Applicants must invest no less than 75% of the specified investment amount in the U.K. by way of U.K. government bonds, share capital or loan capital in active and trading U.K.-registered companies. The remaining 25 percent must be invested in the U.K. either by purchasing assets or by depositing the funds in a U.K.-regulated financial institution.

The higher the investment (and therefore the net personal assets required), the faster the applicant will obtain their stay for settlement (ILR).

Option 1:

Full Investment – £2 million

Stay for Settlement (ILR) – 5 years

Option 2:

Full Investment – £5 million

Stay for Settlement (ILR) – 3 years

Option 3:

Full Investment – £10 million

Stay for Settlement (ILR) – 2 years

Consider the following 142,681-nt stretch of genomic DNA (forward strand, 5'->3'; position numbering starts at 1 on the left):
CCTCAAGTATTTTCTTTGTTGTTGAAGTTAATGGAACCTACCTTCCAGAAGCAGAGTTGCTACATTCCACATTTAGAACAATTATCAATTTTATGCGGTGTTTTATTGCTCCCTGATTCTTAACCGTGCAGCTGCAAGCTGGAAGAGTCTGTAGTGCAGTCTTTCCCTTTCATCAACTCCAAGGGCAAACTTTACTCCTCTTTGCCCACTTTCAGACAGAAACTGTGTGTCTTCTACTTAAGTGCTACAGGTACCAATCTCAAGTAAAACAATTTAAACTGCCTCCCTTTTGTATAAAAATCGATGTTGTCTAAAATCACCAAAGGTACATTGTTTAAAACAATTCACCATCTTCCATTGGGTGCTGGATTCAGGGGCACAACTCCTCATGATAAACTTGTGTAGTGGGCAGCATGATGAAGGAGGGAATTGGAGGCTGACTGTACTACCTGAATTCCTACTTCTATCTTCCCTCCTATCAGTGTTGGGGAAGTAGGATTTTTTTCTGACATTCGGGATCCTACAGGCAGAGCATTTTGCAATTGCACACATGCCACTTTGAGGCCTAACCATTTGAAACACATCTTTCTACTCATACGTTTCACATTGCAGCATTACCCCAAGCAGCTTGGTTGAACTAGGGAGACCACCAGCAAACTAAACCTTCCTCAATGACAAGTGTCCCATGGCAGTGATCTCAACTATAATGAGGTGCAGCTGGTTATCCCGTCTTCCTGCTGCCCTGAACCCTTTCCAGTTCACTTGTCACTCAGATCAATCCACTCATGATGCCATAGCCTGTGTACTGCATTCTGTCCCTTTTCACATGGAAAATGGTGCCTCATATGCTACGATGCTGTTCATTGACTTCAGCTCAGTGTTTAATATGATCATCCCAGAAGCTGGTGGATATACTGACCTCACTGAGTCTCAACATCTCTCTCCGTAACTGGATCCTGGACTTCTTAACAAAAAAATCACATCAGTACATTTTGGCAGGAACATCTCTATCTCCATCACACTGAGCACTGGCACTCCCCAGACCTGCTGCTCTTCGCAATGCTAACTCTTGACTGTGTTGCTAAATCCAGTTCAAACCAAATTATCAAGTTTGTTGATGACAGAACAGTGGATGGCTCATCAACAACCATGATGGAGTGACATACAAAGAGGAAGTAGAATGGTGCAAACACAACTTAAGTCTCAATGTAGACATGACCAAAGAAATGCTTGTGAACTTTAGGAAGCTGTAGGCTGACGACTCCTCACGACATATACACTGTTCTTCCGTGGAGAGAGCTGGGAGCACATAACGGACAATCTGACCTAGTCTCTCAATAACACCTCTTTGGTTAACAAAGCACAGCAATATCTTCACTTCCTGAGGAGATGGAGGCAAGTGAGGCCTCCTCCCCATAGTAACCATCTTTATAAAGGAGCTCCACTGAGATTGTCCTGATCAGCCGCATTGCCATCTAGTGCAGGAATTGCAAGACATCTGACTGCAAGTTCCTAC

Why it makes sense?

  • Diverse and multicultural society represented by large cultural and ethnic communities.
  • Superior standard of education, a broad network of state and private schools, and more than 150 universities and higher education institutions.
  • It is one of the best free health care services in the world.
  • It is a member of the G8.
  • It is a key member of the EU, which means greater business opportunities throughout Europe.
  • Unrivaled financial business center (London).
  • Attractive tax regime for high net worth investors classed as U.K. resident, non-domicile.
  • The mobility of travel and security of a U.K. passport.